Old Parliament House will receive more than $11 million in next week's federal budget to restore its historic lower house chamber and rectify damage to the ageing building.
Assistant Minister to the Prime Minister and Cabinet Ben Morton, who announced the funding, said the money would continue preserving the provisional Parliament House and provide support as its Museum of Australia Democracy sustained a financial hit from COVID-19.
The federal budget on Tuesday will include $11.3 million to restore the House of Representatives chamber, and rectify water damage, replace electrical works and undertake other maintenance at the building.
Mr Morton said it was a priority for the federal government to maintain Old Parliament House, which had a vital role in telling the story of Australian democracy through its popular museum.
"It's a building that needs to be cared for and loved, and that requires money," he said.
"If you don't continue to spend capital to ensure that the building is well maintained it will fall into disrepair. I'm pleased that this work is going to rectify problems that are starting to occur in what is an old building and we'll ensure the building is fit for purpose well into the future."
Old Parliament House, which was Australia's centre of federal government for 60 years after opening in 1927, is in need of significant maintenance and repair as it draws closer to its 100th anniversary.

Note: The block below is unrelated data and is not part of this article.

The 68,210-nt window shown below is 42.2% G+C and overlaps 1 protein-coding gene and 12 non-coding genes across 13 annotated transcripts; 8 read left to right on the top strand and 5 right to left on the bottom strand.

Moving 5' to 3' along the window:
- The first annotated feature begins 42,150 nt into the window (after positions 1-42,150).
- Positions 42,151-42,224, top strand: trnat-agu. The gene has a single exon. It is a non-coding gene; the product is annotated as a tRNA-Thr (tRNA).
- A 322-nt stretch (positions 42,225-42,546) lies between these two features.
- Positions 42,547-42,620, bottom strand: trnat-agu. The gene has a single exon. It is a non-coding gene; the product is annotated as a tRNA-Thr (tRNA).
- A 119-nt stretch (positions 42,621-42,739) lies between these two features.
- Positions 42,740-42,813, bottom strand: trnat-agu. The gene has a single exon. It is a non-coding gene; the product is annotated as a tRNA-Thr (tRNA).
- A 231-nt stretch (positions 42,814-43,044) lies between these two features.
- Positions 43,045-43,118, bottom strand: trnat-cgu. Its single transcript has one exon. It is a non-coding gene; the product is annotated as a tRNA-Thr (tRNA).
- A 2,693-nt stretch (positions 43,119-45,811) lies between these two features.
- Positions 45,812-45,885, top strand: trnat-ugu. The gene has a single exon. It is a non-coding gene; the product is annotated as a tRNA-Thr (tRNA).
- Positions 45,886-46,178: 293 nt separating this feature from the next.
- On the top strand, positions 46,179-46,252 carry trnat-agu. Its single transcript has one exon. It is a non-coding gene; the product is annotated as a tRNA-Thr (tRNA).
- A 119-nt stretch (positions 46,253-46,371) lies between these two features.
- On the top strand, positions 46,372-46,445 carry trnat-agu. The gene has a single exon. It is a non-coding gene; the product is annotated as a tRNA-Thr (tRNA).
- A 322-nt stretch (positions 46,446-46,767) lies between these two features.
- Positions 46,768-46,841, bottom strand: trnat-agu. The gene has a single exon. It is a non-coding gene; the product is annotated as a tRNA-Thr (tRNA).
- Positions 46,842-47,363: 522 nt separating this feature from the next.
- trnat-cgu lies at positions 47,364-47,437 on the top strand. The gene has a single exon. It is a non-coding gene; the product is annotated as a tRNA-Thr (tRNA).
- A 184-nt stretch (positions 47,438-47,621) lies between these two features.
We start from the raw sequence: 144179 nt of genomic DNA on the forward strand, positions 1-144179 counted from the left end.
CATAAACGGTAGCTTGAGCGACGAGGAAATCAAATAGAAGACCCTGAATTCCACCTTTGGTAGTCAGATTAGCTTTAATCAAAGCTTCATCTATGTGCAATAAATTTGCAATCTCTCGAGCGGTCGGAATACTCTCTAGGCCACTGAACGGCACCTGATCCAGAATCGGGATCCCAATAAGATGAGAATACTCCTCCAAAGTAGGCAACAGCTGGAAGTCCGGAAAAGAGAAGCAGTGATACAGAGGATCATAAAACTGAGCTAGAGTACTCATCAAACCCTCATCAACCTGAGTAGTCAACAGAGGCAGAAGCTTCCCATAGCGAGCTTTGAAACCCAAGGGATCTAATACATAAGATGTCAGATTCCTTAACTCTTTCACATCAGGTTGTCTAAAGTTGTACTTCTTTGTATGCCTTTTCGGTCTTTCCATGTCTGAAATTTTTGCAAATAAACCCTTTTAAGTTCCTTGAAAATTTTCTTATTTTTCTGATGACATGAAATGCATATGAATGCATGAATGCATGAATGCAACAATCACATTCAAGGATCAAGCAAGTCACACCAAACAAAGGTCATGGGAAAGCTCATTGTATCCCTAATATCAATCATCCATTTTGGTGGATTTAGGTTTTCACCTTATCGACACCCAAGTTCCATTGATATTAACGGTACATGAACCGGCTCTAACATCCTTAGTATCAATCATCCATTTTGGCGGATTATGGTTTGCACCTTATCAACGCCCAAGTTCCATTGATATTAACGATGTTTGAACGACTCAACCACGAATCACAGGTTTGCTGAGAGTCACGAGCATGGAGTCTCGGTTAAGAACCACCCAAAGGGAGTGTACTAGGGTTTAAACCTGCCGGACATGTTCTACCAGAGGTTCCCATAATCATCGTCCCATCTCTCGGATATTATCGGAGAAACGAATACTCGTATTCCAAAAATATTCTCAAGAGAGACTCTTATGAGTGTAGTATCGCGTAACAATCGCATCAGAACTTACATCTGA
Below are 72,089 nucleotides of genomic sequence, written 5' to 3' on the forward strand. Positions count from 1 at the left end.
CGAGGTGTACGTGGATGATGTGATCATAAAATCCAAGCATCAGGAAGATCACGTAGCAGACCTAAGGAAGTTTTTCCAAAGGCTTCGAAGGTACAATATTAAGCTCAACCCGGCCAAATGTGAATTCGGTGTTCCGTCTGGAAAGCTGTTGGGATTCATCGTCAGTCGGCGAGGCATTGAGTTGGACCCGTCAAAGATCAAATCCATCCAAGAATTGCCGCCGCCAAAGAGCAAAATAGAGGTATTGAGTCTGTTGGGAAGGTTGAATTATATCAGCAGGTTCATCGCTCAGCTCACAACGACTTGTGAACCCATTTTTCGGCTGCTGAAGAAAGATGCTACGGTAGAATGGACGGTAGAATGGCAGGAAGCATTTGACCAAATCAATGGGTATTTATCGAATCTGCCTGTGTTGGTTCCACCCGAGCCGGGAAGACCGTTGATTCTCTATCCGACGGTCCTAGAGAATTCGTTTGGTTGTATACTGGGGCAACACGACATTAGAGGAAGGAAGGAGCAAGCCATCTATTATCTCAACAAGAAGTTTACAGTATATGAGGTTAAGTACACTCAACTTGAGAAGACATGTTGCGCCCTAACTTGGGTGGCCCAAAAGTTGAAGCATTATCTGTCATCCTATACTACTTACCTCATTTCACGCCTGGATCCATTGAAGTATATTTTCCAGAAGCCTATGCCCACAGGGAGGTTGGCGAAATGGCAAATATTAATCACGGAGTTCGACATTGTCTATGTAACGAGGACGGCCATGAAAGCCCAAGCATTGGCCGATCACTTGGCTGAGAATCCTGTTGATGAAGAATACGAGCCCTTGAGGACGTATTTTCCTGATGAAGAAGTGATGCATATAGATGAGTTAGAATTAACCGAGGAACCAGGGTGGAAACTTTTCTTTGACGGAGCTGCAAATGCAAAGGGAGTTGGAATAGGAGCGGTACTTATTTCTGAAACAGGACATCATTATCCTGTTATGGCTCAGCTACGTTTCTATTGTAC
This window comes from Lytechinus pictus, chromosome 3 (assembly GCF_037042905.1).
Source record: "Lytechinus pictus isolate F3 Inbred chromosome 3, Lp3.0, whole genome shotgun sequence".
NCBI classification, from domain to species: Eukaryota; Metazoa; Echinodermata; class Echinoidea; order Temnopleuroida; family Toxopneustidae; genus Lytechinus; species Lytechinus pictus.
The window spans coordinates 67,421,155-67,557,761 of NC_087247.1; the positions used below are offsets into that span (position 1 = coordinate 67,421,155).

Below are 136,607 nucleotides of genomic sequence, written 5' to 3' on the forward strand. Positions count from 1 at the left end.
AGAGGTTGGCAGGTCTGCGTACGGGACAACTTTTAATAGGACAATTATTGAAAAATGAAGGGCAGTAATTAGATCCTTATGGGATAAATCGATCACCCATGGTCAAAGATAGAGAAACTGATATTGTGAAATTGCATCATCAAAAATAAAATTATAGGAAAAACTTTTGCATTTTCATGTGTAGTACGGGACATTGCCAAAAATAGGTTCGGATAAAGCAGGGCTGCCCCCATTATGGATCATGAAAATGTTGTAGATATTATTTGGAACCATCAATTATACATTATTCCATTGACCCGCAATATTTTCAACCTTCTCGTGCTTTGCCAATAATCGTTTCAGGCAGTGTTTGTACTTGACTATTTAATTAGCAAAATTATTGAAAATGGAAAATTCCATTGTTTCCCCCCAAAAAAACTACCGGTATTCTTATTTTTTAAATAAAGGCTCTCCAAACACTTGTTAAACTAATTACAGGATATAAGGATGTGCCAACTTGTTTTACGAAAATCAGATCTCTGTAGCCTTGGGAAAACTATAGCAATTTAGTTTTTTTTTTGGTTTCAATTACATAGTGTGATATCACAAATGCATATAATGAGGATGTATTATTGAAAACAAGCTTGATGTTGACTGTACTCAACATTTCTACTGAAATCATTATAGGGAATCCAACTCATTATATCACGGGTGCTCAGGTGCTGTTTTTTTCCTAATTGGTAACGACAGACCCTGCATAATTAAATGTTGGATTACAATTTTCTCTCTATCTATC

About $1.9 million of the budget funding will let the House of Representatives chamber undergo restoration protecting its heritage fabric, repairs to the ceiling, timber conservation, render stabilisation and paint remediation, window treatment and improvements to accessibility for visitors.
Speaking in the chamber on Thursday, Mr Morton said the space was significant to Australians for different reasons.
"For older Australians, they have memories of historic occasions in this chamber and for young Australians, they get to sit on a floor of a debating chamber that has impacted who we are as a nation today," he said.
"If that means that people will leave here inspired to make a more active contribution to our democracy, to be proud of our democracy in Australia and to understand its strengths, then we've achieved something."
Another $8 million will fund hydraulics upgrades, switchboards replacement and asbestos remediation in the building. The government will also provide $1.4 million over two years in operational funding to let the Museum of Australian Democracy better plan and commit resources for the delivery of its services.
Mr Morton said the funding showed the government was committed to keeping the nation's cultural institutions at the forefront of telling national stories. Planning will begin next financial year and works will start later in 2021.
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